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SCOTTSDALE, ARIZ. — Derek Falvey, the Twins' president of baseball operations, hinted at a payroll reduction for the 2024 season at an end-of-season news conference and he confirmed it Tuesday at the general managers meetings.

What it means for the club's immediate offseason plans: Sonny Gray is likely to depart in free agency and the Twins probably will have to make trades to rework their roster.

The Twins already have around $125 million committed to next season's roster, which excludes their eight free agents and does not include the one-year qualifying offer the team extended to Gray, which Gray is expected to reject by next week's deadline. The current payroll figure could be near the upper range of the Twins' preferred budget, limiting their ability to sign free agents without making other moves.

"If we've established one thing about our past, it's that we're going to see creative ways to improve the roster," Falvey said.

Jorge Polanco, Max Kepler and Kyle Farmer highlight the list of trade candidates because of their salaries and the organization's depth. The Twins picked up club options for Polanco ($10.5 million) and Kepler ($10 million) last week, but they'll generate trade interest. It's a weak class for free agent second basemen, and Polanco might be ticketed for a super utility role with the Twins next year after the emergence of Edouard Julien at second base. Brooks Lee, a top prospect at Class AAA, is another switch-hitting infielder.

Kepler was a part of trade rumors last winter. If the Twins parted with Kepler, which isn't a sure thing after they showed how much they valued him last year, Matt Wallner and Trevor Larnach are lined up to become the primary corner outfielders. Willi Castro started 64 games in the outfield last season, too.

Farmer could command around $7 million through arbitration, which is a luxury for any team as a backup infielder. Farmer is versatile, hits lefties well and is a great clubhouse presence, but the Twins have Nick Gordon, who will be out of minor league options, available at a lower salary and they're expected to add Class AAA utility man Austin Martin to their 40-man roster next week. If the Twins don't trade Farmer at his projected salary, he's a candidate to be released.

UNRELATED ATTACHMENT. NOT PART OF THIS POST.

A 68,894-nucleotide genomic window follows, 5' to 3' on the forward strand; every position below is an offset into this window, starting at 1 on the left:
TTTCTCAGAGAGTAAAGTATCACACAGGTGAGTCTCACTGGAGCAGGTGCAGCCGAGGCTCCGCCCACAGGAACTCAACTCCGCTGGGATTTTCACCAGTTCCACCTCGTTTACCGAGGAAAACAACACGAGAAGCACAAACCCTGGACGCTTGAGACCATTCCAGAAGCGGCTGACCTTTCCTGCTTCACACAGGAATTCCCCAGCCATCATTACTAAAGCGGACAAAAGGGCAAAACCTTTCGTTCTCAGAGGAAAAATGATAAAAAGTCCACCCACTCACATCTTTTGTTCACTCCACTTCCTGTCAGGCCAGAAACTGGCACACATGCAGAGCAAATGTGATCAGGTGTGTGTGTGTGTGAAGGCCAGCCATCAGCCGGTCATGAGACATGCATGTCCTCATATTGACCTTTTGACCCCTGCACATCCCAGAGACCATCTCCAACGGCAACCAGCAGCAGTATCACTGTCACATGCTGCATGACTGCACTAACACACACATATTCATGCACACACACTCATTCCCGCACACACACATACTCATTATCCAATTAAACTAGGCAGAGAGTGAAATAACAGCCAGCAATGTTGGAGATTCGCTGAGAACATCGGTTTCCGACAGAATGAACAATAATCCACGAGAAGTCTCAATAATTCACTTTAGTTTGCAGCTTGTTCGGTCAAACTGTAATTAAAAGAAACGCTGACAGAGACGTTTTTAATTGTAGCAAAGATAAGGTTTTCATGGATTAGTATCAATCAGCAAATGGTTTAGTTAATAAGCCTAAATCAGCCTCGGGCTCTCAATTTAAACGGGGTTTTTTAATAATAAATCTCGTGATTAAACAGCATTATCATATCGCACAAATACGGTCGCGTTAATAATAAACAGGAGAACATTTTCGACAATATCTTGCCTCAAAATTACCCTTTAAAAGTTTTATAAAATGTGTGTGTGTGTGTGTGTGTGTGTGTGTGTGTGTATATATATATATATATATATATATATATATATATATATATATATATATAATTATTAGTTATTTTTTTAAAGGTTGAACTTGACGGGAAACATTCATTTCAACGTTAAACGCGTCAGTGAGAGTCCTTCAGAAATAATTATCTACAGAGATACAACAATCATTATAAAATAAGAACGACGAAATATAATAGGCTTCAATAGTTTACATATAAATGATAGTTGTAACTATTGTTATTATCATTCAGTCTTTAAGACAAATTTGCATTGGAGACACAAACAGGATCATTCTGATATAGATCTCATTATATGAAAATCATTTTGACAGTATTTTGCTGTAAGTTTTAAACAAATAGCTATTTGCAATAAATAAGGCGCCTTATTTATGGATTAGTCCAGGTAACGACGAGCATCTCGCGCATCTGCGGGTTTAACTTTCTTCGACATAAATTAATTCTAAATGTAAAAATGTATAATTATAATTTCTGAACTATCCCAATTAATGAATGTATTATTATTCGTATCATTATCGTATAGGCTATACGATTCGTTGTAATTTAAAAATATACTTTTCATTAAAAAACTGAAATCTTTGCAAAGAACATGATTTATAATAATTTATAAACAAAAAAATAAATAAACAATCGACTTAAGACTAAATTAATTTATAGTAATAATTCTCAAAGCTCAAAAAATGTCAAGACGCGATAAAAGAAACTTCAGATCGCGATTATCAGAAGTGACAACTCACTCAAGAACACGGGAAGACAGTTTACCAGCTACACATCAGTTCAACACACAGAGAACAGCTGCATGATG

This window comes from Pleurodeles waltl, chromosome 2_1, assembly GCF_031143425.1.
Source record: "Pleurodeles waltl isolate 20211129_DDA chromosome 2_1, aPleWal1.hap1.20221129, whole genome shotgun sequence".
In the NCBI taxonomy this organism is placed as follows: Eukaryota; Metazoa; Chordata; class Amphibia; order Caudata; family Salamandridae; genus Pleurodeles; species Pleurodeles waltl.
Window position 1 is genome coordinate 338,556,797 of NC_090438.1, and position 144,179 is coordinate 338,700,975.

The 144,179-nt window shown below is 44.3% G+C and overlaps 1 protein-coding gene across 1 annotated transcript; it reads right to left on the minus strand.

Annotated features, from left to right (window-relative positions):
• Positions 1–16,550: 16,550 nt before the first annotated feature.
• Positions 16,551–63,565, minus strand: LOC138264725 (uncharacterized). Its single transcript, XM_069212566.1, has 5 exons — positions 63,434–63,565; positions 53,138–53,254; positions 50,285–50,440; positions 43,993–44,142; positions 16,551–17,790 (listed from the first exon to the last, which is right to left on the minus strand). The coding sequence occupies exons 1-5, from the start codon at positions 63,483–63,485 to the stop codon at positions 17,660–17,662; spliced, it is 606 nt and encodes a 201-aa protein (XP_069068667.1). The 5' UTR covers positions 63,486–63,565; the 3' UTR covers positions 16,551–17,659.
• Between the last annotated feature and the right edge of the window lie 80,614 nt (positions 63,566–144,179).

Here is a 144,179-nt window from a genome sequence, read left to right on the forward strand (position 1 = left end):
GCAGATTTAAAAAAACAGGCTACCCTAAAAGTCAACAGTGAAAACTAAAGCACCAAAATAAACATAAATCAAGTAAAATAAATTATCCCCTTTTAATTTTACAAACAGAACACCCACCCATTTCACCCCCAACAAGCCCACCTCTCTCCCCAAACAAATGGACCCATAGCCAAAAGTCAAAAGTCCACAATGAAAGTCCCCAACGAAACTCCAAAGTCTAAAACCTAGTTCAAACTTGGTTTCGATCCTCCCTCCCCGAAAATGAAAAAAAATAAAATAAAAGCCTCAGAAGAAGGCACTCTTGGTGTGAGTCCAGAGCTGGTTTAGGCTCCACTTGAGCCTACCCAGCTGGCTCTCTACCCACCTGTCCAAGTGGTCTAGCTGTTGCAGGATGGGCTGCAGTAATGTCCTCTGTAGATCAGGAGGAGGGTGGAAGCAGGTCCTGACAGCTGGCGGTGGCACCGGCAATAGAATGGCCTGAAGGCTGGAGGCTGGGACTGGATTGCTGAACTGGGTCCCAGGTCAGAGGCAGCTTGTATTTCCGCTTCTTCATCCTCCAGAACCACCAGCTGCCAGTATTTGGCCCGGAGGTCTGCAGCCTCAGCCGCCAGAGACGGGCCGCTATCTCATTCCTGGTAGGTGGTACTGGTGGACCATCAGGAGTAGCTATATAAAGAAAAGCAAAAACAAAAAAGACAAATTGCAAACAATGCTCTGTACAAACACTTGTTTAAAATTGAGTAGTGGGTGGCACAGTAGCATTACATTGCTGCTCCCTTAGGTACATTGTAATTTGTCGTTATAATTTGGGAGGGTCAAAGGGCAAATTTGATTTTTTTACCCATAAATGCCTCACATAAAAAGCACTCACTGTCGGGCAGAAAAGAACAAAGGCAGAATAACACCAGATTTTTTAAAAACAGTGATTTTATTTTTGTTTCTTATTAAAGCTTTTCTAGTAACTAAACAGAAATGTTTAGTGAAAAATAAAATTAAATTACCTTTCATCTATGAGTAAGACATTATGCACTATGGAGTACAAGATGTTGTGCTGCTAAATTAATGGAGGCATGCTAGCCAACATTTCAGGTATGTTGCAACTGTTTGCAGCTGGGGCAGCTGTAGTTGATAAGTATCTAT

"We're going to give a lot of opportunity to a lot of young players that obviously stepped up for us this year, but hopefully will grow into roles for years to come," Falvey said. "I think we're open-minded to different ways of reworking our roster."

The Twins still have areas on the roster they want to add. Center field might be at the top of the list, although they're hoping Byron Buxton will play in center next season after he underwent offseason knee surgery.

"In some ways, we want to find complementary parts that work with our roster because we do think at every position, we already have a lot of guys that can fit that role," Falvey said. "Who could complement it is how we're going to play it out from there."

The Twins had enviable starting pitching depth at the start of last season with Bailey Ober and Louie Varland beginning the year at Class AAA. Assuming Gray departs in free agency, the Twins won't have the same type of front-line pitching punch.

Pablo López is the staff's ace, but they'll be counting on Chris Paddack to make a major impact after he recovered from Tommy John surgery. Paddack, who pitched well out of the bullpen in the Twins' playoff run, hasn't thrown more than 109 innings in a season since 2019.

Ober and Joe Ryan showed flashes this year of becoming true No. 2 or No. 3 starters in a rotation, but they'll need to become more consistent.

Pitching is one of the deeper areas of the free agent market, but almost all teams want to add pitching. Agent Scott Boras said all healthy starting pitchers are generating interest from at least 10 teams, including free agent Kenta Maeda, and several teams told him they want to add two or more starters this winter.

"In some years, you're never going to have the perfect seven, eight, nine guys when you start the year," Falvey said. "You hope you stay healthy enough. You hope you add some minor league free agents that fit. You hope you develop some young kids, the David Festas of the world, that are on that path. You hope all of those groups work well together. I would say, at this stage, we're going to certainly look at that market, but we won't be alone."

Festa, a righthanded starter, was 4-4 with a 4.19 ERA between Class AA Wichita and Class AAA St. Paul and is ranked the Twins' No. 9 prospect by

Quality depth defined the Twins during the 2023 season on their way to a division title. With a drop in payroll, that's the area that might be affected the most.

"When we walk into the season, we expect that there will be some uncertainty on the roster," Falvey said. "That's the nature of every offseason, but I feel really good about the group that we're already walking in with. We can find ways to upgrade it and we'll continue to try and do so."